LR: I’ve never known. I’d be the last person to know. I just did stuff that I liked, and tried to put it in a musical setting that I liked. I had as much control as I could exert, that my musicianship would allow me to exert. I spent most of that on the track “Heart Like a Wheel”, because I certainly really loved cello, I wanted to do something with cello. So it was just the direction that I was pushing in, that was more toward arty folk music. Not folk music so much as art song. Because I was tired of singing in big loud places [laughs]. With big loud amplifiers. It meant that I could continue to have a wide range of styles. And that record was successful. I guess I don’t know. I never think about it in that way. I just had these songs that I wanted to sing, and I sang them the best that I could. The ones that were hits were sort of afterthoughts, like “You’re No Good”. That was a song that I’d added to my club act so that I’d have an uptempo song to close with. Because I sang a lot of ballads, you know? But that was the hit. I was stuck with more rock ‘n’ roll.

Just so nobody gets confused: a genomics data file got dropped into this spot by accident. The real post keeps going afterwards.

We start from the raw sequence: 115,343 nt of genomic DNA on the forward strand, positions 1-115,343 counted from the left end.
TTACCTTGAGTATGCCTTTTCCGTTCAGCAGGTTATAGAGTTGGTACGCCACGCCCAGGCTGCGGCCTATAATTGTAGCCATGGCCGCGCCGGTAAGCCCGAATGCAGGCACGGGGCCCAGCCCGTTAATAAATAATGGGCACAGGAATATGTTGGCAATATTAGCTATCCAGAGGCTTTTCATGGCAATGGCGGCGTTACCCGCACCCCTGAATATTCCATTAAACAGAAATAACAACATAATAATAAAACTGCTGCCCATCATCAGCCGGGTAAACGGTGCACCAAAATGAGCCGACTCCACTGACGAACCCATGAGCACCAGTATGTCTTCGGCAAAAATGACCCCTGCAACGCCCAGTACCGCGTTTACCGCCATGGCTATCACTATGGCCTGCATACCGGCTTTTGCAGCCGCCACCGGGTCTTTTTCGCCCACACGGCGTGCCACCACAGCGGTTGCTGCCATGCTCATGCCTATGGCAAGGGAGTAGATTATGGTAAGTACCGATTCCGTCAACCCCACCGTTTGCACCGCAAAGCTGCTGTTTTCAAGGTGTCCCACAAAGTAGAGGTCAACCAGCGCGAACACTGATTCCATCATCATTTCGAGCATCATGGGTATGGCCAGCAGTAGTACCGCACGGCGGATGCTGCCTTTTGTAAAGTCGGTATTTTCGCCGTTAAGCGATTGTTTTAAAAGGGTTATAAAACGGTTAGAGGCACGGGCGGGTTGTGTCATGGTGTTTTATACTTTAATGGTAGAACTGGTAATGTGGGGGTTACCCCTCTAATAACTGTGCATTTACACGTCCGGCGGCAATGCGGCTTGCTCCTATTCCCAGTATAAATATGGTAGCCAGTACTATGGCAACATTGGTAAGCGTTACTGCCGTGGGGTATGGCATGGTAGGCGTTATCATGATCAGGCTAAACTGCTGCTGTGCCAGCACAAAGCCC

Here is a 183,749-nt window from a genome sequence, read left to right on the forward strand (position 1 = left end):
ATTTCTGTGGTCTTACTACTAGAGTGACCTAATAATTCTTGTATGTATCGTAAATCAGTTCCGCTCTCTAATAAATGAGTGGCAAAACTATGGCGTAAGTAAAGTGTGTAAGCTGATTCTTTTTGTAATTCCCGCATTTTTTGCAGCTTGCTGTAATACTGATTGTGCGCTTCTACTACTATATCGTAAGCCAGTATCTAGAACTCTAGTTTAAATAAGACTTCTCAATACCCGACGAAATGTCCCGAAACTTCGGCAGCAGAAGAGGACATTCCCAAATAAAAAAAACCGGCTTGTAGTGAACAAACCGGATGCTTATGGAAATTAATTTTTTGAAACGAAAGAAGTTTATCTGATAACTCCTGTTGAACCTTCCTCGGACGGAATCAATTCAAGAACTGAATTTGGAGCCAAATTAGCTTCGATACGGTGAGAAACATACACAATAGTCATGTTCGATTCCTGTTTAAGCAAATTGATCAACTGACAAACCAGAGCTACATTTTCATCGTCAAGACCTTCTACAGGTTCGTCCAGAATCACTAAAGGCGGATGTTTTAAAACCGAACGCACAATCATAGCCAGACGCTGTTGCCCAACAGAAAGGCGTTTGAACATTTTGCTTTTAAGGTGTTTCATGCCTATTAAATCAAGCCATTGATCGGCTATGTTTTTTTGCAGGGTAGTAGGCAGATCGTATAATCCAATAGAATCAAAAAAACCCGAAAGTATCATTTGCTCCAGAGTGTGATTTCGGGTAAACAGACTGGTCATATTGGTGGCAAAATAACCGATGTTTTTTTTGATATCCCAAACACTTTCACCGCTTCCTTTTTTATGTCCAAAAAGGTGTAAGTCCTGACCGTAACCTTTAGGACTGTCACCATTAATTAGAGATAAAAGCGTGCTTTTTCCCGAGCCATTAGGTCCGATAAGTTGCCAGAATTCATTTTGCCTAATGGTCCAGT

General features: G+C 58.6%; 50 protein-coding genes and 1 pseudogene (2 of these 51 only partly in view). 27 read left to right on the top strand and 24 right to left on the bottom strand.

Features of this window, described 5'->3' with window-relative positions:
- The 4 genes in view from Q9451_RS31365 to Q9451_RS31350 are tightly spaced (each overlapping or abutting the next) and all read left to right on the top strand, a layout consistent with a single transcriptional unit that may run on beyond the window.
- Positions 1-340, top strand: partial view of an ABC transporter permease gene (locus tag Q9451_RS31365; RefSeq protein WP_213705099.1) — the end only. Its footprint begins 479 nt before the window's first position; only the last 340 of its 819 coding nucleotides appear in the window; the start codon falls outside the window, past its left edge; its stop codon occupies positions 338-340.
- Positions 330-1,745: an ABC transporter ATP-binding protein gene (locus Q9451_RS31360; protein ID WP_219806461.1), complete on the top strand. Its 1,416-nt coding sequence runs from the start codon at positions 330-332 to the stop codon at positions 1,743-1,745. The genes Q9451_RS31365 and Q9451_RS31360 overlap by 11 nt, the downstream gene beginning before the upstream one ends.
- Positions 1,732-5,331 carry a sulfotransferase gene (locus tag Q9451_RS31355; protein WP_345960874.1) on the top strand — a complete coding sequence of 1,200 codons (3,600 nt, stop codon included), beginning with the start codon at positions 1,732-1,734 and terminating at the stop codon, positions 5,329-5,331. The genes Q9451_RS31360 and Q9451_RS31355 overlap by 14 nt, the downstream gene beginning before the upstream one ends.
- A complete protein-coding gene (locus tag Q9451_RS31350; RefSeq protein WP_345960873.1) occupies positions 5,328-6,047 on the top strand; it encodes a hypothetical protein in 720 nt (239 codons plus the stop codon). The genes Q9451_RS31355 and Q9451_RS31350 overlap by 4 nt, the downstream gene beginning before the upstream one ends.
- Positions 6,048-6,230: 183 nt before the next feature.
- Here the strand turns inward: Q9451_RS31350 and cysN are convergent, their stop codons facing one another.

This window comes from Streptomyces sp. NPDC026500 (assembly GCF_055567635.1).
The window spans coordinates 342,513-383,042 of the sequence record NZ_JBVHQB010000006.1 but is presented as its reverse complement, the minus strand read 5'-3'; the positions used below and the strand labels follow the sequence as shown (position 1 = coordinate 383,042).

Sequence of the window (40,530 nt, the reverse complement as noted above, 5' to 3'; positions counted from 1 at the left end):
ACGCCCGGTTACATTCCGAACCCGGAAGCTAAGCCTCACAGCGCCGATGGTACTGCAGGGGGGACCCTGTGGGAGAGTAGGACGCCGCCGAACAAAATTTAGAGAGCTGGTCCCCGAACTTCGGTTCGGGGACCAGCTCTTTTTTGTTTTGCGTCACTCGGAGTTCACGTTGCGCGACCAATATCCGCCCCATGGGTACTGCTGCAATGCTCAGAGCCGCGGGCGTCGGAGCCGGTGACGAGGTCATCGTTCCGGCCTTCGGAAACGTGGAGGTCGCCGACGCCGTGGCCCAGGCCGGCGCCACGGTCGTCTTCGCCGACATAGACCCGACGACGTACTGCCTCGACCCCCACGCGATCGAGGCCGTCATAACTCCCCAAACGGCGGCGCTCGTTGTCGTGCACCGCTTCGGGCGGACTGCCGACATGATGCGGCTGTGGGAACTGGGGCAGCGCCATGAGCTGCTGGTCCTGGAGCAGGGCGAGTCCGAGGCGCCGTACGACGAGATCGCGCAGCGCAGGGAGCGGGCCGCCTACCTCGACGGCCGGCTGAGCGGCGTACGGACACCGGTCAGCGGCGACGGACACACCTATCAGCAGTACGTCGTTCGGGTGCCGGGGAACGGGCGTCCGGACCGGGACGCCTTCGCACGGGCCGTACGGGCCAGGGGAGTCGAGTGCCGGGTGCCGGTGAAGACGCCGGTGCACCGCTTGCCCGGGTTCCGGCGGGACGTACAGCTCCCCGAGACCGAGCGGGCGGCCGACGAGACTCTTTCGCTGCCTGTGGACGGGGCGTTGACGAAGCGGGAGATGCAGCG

JM: I got the impression from your memoirs that rock ‘n’ roll wasn’t the most comfortable fit for you. Is that fair to say?
LR: No, I just see myself as a ballad singer.
JM: What advice would you give to an aspiring musician?
LR: For now, God… I don’t know the music world at all, except just to get in front of an audience any way you can. See how they react. You can’t wait around for somebody to record you or produce you. A lot of people think, “Oh, if I only had the right producer, they could make me a hit.” I think you have to be able to accompany yourself, and get in front of an audience and show what you can do. And if you get enough people talking about it, then they’ll buy your records. But the record business, the way that I knew it, is gone. It doesn’t exist anymore.